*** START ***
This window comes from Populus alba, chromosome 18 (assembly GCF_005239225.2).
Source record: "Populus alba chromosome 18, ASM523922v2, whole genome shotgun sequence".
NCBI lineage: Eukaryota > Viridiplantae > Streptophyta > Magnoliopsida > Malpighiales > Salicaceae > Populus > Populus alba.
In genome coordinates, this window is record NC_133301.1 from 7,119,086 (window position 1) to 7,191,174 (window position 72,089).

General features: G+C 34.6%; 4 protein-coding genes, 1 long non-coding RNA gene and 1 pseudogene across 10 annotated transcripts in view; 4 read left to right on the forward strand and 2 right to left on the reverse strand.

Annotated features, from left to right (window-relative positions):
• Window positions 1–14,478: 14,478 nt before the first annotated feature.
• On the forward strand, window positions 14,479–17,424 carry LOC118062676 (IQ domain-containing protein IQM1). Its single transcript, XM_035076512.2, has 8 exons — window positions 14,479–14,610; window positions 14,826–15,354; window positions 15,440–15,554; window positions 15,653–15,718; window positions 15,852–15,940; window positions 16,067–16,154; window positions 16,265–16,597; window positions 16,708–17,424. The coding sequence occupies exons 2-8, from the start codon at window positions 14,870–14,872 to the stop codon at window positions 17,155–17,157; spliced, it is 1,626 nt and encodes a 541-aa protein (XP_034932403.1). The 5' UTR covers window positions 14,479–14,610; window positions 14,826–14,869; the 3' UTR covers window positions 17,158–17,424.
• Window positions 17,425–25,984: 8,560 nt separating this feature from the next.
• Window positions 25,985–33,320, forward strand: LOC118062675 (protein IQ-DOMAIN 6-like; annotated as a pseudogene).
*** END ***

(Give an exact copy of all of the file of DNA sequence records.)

This window comes from Populus alba, chromosome 18 (assembly GCF_005239225.2).
Source record: "Populus alba chromosome 18, ASM523922v2, whole genome shotgun sequence".
NCBI lineage: Eukaryota > Viridiplantae > Streptophyta > Magnoliopsida > Malpighiales > Salicaceae > Populus > Populus alba.
In genome coordinates, this window is record NC_133301.1 from 7,119,086 (window position 1) to 7,191,174 (window position 72,089).

General features: G+C 34.6%; 4 protein-coding genes, 1 long non-coding RNA gene and 1 pseudogene across 10 annotated transcripts in view; 4 read left to right on the forward strand and 2 right to left on the reverse strand.

Annotated features, from left to right (window-relative positions):
• Window positions 1–14,478: 14,478 nt before the first annotated feature.
• On the forward strand, window positions 14,479–17,424 carry LOC118062676 (IQ domain-containing protein IQM1). Its single transcript, XM_035076512.2, has 8 exons — window positions 14,479–14,610; window positions 14,826–15,354; window positions 15,440–15,554; window positions 15,653–15,718; window positions 15,852–15,940; window positions 16,067–16,154; window positions 16,265–16,597; window positions 16,708–17,424. The coding sequence occupies exons 2-8, from the start codon at window positions 14,870–14,872 to the stop codon at window positions 17,155–17,157; spliced, it is 1,626 nt and encodes a 541-aa protein (XP_034932403.1). The 5' UTR covers window positions 14,479–14,610; window positions 14,826–14,869; the 3' UTR covers window positions 17,158–17,424.
• Window positions 17,425–25,984: 8,560 nt separating this feature from the next.
• Window positions 25,985–33,320, forward strand: LOC118062675 (protein IQ-DOMAIN 6-like; annotated as a pseudogene).